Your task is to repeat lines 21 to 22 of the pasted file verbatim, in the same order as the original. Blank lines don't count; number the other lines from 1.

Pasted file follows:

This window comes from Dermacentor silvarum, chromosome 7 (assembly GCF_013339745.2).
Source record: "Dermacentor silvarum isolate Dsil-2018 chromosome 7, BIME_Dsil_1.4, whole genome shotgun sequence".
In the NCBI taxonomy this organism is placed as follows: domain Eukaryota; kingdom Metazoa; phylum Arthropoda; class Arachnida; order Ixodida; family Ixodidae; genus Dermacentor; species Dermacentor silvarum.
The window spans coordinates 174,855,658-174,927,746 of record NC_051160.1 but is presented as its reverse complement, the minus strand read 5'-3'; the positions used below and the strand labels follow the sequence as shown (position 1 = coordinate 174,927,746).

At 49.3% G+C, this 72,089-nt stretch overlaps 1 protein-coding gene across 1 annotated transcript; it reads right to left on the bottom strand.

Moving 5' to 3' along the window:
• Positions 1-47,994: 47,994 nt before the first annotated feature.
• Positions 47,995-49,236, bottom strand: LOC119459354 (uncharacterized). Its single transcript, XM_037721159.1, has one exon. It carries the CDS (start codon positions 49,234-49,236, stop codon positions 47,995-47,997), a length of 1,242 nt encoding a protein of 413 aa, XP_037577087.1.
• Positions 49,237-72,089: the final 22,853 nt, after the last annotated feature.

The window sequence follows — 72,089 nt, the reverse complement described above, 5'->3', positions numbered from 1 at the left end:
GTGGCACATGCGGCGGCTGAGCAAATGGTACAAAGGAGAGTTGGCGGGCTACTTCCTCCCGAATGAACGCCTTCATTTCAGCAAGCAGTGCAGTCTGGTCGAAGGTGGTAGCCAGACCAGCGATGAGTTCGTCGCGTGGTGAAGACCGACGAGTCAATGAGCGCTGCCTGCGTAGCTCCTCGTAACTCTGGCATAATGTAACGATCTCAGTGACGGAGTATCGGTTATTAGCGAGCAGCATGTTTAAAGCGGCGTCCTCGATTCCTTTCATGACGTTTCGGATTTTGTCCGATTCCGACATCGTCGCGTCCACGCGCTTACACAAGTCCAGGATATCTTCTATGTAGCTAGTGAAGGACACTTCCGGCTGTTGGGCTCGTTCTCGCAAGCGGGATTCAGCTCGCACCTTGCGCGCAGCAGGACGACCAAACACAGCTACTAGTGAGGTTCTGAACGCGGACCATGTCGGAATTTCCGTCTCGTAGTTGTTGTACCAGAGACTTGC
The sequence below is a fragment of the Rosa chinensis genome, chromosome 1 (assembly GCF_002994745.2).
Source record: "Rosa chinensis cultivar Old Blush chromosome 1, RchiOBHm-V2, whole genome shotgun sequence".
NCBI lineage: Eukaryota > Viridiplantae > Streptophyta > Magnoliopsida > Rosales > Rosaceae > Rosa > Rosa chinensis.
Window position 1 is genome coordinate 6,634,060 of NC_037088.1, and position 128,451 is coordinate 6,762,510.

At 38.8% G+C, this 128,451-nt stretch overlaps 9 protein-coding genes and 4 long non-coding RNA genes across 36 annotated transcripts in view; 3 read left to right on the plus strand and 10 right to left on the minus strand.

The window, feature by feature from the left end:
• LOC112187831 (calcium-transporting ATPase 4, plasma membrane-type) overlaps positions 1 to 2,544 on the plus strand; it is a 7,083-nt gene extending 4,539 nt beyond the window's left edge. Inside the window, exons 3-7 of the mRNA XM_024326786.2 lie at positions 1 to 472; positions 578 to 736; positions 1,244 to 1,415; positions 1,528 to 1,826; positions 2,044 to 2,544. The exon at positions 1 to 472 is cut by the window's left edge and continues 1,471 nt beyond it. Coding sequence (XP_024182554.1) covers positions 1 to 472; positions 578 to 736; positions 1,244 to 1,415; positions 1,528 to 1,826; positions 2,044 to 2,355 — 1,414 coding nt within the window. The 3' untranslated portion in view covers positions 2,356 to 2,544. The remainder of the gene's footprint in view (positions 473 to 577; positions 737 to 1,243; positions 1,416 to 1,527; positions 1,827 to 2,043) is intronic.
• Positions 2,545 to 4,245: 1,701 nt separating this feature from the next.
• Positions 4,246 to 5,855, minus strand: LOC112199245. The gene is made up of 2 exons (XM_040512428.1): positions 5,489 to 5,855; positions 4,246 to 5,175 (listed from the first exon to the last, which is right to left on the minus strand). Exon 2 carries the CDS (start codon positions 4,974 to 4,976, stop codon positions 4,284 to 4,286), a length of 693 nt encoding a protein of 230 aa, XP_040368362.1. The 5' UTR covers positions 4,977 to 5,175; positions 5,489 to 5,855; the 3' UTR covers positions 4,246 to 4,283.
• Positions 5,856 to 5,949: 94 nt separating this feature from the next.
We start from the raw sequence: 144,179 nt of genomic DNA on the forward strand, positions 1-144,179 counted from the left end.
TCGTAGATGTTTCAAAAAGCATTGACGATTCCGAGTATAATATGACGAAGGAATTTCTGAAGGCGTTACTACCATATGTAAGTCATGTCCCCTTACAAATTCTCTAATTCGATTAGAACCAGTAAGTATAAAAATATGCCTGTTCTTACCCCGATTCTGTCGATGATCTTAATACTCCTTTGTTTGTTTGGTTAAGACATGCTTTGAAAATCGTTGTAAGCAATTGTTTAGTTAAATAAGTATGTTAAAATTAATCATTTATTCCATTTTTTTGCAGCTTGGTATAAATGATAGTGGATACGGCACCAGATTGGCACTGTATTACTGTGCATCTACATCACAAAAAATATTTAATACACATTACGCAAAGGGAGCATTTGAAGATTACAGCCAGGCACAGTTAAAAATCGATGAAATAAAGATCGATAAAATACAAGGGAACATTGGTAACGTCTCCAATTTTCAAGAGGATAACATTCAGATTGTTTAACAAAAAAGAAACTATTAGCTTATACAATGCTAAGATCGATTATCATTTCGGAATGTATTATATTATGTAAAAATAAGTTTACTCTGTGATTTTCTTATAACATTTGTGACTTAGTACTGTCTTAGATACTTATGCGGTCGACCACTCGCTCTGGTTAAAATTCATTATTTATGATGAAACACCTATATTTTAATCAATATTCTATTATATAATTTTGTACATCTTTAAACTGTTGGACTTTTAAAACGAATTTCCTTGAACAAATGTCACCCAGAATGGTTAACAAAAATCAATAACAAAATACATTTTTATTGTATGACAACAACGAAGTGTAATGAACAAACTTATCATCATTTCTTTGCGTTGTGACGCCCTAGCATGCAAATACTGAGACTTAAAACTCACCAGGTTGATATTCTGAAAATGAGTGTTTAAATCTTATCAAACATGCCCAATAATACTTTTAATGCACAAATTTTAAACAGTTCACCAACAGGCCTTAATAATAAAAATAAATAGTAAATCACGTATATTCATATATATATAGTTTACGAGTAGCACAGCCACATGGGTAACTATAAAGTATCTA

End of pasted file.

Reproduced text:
• Positions 5,856 to 5,949: 94 nt separating this feature from the next.
We start from the raw sequence: 144,179 nt of genomic DNA on the forward strand, positions 1-144,179 counted from the left end.